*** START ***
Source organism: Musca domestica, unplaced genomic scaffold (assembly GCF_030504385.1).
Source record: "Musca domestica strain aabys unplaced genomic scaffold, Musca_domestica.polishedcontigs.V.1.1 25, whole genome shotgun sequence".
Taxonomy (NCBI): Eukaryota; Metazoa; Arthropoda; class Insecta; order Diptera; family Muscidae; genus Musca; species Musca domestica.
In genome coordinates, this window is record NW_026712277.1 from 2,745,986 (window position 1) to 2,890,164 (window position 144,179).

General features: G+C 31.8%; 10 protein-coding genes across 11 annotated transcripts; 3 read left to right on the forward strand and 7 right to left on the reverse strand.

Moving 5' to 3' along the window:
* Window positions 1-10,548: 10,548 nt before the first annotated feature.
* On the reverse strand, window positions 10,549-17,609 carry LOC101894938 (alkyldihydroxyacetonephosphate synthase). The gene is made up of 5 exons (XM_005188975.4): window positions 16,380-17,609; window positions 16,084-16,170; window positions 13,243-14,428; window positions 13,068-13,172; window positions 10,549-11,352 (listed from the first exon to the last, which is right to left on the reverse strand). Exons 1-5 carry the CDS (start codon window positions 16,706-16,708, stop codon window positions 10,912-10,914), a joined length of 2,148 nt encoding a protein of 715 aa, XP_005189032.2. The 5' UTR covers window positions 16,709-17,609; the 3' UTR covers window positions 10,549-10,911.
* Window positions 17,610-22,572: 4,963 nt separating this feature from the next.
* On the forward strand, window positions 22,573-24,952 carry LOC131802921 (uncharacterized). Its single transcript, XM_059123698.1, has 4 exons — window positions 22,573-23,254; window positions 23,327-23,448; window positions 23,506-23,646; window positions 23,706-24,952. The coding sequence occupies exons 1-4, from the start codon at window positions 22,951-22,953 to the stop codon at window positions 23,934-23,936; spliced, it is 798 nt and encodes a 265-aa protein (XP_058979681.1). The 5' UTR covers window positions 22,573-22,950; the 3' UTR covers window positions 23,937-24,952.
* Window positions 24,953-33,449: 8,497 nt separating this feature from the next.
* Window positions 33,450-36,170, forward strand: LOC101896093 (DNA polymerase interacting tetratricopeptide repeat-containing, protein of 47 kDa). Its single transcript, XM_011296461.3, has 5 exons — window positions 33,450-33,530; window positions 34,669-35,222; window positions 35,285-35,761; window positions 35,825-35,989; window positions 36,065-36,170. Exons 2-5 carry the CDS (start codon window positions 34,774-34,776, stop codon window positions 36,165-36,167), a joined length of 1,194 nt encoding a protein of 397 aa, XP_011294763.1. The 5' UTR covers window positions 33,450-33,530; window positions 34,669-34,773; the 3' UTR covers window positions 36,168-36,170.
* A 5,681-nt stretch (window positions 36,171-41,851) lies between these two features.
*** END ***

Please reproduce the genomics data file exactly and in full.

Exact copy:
Source organism: Musca domestica, unplaced genomic scaffold (assembly GCF_030504385.1).
Source record: "Musca domestica strain aabys unplaced genomic scaffold, Musca_domestica.polishedcontigs.V.1.1 25, whole genome shotgun sequence".
Taxonomy (NCBI): Eukaryota; Metazoa; Arthropoda; class Insecta; order Diptera; family Muscidae; genus Musca; species Musca domestica.
In genome coordinates, this window is record NW_026712277.1 from 2,745,986 (window position 1) to 2,890,164 (window position 144,179).

General features: G+C 31.8%; 10 protein-coding genes across 11 annotated transcripts; 3 read left to right on the forward strand and 7 right to left on the reverse strand.

Moving 5' to 3' along the window:
* Window positions 1-10,548: 10,548 nt before the first annotated feature.
* On the reverse strand, window positions 10,549-17,609 carry LOC101894938 (alkyldihydroxyacetonephosphate synthase). The gene is made up of 5 exons (XM_005188975.4): window positions 16,380-17,609; window positions 16,084-16,170; window positions 13,243-14,428; window positions 13,068-13,172; window positions 10,549-11,352 (listed from the first exon to the last, which is right to left on the reverse strand). Exons 1-5 carry the CDS (start codon window positions 16,706-16,708, stop codon window positions 10,912-10,914), a joined length of 2,148 nt encoding a protein of 715 aa, XP_005189032.2. The 5' UTR covers window positions 16,709-17,609; the 3' UTR covers window positions 10,549-10,911.
* Window positions 17,610-22,572: 4,963 nt separating this feature from the next.
* On the forward strand, window positions 22,573-24,952 carry LOC131802921 (uncharacterized). Its single transcript, XM_059123698.1, has 4 exons — window positions 22,573-23,254; window positions 23,327-23,448; window positions 23,506-23,646; window positions 23,706-24,952. The coding sequence occupies exons 1-4, from the start codon at window positions 22,951-22,953 to the stop codon at window positions 23,934-23,936; spliced, it is 798 nt and encodes a 265-aa protein (XP_058979681.1). The 5' UTR covers window positions 22,573-22,950; the 3' UTR covers window positions 23,937-24,952.
* Window positions 24,953-33,449: 8,497 nt separating this feature from the next.
* Window positions 33,450-36,170, forward strand: LOC101896093 (DNA polymerase interacting tetratricopeptide repeat-containing, protein of 47 kDa). Its single transcript, XM_011296461.3, has 5 exons — window positions 33,450-33,530; window positions 34,669-35,222; window positions 35,285-35,761; window positions 35,825-35,989; window positions 36,065-36,170. Exons 2-5 carry the CDS (start codon window positions 34,774-34,776, stop codon window positions 36,165-36,167), a joined length of 1,194 nt encoding a protein of 397 aa, XP_011294763.1. The 5' UTR covers window positions 33,450-33,530; window positions 34,669-34,773; the 3' UTR covers window positions 36,168-36,170.
* A 5,681-nt stretch (window positions 36,171-41,851) lies between these two features.